The justification they've given for removing classic extension support is that they depend too much on the internals of Firefox, for the same reason they also said they're a security risk.
They are valid technical reasons. Most people would agree that making extensions use a stable API decoupled from the browser's internals is a good thing for stability and compatibility in the long run.
But, and this is a very big but, that means many popular current extensions can't just be made to work with the new APIs. Also, the ones that can be adapted will probably need a good amount of work. The result is that many extension developers have said they will abandon their extensions.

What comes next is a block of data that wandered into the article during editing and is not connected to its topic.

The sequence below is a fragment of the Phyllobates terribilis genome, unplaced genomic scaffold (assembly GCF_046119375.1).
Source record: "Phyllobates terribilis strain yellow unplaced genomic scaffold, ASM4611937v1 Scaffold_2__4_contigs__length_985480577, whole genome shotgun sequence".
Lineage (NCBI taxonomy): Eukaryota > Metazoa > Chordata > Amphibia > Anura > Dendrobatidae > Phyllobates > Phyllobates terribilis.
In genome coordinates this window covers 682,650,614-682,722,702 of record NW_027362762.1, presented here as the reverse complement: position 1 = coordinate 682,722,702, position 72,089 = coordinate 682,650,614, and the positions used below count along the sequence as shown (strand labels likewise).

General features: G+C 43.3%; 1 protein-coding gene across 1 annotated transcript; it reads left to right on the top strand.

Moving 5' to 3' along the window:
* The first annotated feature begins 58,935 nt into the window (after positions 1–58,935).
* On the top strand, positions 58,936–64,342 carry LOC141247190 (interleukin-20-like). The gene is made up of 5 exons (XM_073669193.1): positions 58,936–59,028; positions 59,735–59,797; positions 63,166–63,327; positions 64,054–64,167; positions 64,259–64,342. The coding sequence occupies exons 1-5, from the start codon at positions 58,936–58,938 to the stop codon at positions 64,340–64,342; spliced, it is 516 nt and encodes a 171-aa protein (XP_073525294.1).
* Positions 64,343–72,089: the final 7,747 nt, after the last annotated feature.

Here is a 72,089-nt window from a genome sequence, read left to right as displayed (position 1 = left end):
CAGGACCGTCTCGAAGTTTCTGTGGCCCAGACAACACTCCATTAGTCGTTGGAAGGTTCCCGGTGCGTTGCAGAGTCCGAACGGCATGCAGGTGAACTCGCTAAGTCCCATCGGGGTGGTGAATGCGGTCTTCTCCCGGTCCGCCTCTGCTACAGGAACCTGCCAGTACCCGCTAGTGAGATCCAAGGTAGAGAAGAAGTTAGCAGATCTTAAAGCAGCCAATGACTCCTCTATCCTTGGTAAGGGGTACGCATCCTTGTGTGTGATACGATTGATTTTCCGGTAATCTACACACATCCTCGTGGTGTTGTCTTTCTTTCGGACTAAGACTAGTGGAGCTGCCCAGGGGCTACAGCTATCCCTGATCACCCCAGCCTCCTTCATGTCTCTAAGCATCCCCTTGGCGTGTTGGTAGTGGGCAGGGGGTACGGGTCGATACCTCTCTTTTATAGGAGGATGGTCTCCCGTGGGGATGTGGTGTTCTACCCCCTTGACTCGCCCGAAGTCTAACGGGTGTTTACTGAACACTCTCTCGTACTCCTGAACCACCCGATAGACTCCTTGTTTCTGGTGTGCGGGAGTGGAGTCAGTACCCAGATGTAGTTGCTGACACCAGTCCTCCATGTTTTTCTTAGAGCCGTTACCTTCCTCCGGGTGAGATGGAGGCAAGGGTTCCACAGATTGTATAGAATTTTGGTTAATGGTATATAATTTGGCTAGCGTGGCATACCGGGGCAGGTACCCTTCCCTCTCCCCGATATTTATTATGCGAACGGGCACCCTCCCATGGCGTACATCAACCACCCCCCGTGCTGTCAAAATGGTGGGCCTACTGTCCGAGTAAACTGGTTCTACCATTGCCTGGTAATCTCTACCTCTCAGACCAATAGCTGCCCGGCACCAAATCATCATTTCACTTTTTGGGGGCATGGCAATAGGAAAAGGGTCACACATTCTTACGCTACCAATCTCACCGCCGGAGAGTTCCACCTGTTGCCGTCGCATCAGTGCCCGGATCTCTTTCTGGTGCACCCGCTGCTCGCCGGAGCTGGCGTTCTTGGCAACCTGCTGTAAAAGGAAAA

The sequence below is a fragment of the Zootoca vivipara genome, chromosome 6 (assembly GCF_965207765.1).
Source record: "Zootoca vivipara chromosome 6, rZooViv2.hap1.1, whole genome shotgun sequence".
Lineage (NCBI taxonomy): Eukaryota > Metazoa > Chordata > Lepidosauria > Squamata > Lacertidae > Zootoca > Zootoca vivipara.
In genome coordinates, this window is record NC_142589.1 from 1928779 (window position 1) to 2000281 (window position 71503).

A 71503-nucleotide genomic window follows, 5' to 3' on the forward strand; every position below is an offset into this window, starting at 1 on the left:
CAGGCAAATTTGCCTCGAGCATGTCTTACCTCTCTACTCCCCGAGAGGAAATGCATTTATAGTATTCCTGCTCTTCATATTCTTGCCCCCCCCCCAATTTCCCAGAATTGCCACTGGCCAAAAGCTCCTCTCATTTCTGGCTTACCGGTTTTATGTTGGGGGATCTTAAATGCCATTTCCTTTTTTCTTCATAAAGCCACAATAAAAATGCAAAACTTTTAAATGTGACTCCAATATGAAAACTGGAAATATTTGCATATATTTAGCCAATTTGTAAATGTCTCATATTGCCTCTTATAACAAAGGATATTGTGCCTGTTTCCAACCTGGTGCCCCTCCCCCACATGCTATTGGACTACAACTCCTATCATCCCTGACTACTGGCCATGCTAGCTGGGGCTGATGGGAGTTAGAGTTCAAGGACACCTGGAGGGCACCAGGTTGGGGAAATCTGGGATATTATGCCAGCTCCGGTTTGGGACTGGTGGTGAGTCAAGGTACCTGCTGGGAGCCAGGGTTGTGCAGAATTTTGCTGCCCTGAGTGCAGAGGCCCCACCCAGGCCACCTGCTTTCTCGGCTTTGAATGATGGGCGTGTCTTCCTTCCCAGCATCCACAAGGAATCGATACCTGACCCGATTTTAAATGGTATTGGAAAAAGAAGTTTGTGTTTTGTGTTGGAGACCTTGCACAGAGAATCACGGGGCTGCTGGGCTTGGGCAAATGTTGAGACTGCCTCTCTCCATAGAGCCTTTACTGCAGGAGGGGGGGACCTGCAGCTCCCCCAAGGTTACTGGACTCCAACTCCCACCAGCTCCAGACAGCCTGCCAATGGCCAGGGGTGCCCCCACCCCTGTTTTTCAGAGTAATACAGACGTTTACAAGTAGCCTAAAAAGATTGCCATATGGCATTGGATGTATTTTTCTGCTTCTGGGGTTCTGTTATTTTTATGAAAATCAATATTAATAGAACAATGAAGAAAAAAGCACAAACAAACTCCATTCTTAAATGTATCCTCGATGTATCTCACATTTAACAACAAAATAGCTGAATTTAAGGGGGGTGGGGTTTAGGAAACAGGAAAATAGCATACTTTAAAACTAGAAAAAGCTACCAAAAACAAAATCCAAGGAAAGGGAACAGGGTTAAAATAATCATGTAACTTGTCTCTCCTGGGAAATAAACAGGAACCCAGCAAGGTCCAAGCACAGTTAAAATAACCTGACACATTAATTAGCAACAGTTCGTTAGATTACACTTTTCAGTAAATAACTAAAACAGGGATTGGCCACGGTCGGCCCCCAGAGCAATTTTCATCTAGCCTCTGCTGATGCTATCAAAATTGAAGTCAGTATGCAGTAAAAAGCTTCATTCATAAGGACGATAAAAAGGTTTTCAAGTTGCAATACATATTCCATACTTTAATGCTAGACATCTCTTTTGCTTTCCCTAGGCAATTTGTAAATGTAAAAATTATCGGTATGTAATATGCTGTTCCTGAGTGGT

Also, since those powerful extensions are one of the reasons many people keep using Firefox that will surely suppose a big hit on their maket share and that's the last thing Firefox needs.
Their stated mission is to fight to keep the web open, if nobody uses their browser they'll have no money and no influence and hence they can't fulfill their mission.
I know this must've been a hard decision to make at Mozilla but I feel it's not the right one.